Some rough and tough riddles

Updated: Apr 21, 2020

Experiences count a lot, don’t they? What you see and what you feel as you grow up, shapes the personality of who you are as an adult. At the final months of my last teen years, I often take extreme caution as to what ideas I let in, and how I project myself outward. One of those things I let in so is pain. The pain of loneliness, not of alone in a room on a Saturday night or loneliness in a crowd, but that of a third kind, that of discrimination and bias, not of a day or a phase, but that felt over centuries, loneliness that I find togetherness with many. Yes, Together but still alone.



Pain burns, it burns you through hell. And when you go through that level of pain, you have got to do something about it. You can’t stay still. You just can’t. Partner’s in pain, Sreepriya and I gave birth to PEHIA.


The inception period of PEHIA taught me lessons, a few hard and confusing ones. A riddle I am yet to solve. I really don’t know where to begin. But for the sake of not turning this article to a uni course, I think I’ll stick to the concept.

Nothing starts overnight. However I think and act today, whatever “socially aware” citizen that you so fondly call me, that I hope I am becoming, whatever I write today or try to do, has it’s rooted firmly set at home. Growing up with an almost feminist dad and working mom seeds the very first thoughts of the so-called “modern-thinking”. The active discussion on political issues at the dining table, the encouragement and freedom to read, the voluntary “traditional lady duties” gave me space and time to become who I am becoming. It’s not that I don’t have my list of “I wish”es, but compared to many, I have been rightfully privileged. Indian parents freak out when you show what is traditionally a western filmy form of love and gratitude. Hence on a public platform, I say, Thank you, Dad. Thank you, Mom. You are amazing parents.



Imagine in a parallel universe, you are a guy sitting amidst a group of say 50 women at a kudumbashree meeting. Uncomfortable? Now assume that the rule of matriarchy for centuries, the over acknowledgement of the gender of people around you, an uneasy feeling of submissiveness, discomfort and vulnerability decided to give you company. That’s how I used to feel, being one among the very few at the technical meetups around Cochin. This is where I met my partner in all things good, Sreepriya Radhakrishnan. Don’t know how things would have turned out without you.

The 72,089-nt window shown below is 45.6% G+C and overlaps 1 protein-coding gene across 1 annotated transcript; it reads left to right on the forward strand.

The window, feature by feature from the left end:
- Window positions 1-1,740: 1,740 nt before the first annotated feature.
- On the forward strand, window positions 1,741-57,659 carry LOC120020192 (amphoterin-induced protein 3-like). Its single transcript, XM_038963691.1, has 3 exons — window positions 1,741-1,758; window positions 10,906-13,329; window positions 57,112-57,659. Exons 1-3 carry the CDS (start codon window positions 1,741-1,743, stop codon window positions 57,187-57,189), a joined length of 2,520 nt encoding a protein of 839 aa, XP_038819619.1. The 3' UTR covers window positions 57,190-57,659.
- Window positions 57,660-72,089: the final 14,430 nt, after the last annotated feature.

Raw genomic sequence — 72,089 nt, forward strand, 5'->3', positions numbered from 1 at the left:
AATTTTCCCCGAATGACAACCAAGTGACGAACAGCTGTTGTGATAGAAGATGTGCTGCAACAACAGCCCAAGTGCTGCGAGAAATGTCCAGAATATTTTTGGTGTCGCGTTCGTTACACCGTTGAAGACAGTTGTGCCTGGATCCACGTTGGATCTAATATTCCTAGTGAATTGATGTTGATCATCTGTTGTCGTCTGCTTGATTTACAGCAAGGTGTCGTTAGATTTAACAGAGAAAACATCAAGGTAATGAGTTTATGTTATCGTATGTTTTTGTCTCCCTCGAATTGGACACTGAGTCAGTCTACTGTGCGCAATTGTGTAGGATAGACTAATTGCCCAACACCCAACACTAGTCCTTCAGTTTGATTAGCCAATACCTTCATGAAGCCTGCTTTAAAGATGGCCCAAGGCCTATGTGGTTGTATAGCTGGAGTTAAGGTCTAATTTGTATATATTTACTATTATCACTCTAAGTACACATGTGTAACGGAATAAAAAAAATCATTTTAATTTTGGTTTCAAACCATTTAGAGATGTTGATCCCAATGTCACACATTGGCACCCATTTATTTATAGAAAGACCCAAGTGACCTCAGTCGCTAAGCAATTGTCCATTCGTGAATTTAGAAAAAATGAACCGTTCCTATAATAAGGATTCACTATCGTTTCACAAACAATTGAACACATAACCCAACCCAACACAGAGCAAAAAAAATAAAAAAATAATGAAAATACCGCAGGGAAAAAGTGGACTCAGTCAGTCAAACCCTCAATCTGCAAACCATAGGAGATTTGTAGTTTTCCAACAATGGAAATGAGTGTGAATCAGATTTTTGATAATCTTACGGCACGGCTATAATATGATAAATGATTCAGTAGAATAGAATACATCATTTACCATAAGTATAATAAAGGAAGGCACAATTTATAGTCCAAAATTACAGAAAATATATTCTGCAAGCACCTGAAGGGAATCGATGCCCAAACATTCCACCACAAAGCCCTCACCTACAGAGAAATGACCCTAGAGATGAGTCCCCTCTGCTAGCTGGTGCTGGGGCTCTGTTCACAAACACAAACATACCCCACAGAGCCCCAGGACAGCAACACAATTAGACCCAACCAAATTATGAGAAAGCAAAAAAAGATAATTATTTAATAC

The ICFOSS Women’s Hackathon held in August 2017 brought the word ‘together’ in what was previously was just ‘alone’. It gave me a whole new sense to the word ‘hack’. The experience made me realize that being a female gave me an additional responsibility to hack my life out of the gender gap before I could be acknowledged for my other hacks. I remember vividly the love and sense of belonging I felt, when at 9 pm one night in the ICFOSS office at Thejaswini Infopark, Trivandrum, I heard around 30 other girls say experiences and thoughts that echoed in me for years. I am not the only one after all. Aishwariya chechi, how can we ever thank you enough?



This feeling of togetherness that we (Sreepriya and I) felt was too good not to share. Hence, the formation of WOMENDEV. Starting this wasn’t easy. Though gendthe er gap in the industry is very evident, though you see the restrictions placed on the women around you every time and every day, you wouldn’t understand it’s strength and effect until you are a victim to the system. You don’t get the power of gravity when you see that all it does is make things fall down. You realize its power when you open your vision wide enough to see that the moon holds on to the earth due to the same gravity. You never know the power of things unless your perspective is wider. You know the way rape victims get blamed for someone forcing themselves on them, saying they were asking for it? I sometimes feel it is the same when men say, women just don’t want to.


Since the majority assumed that to be the reason, rather than a cumulative of social, traditional and cultural parameters, PEHIA decided to ask the girls themselves, why they think or why there are very few women in tech. Rather than men squabbling over why girls aren’t participating in tech, I think it makes more sense to let the girls talk. We don’t want to be another Sigmund Freud talking about female orgasms. Do we?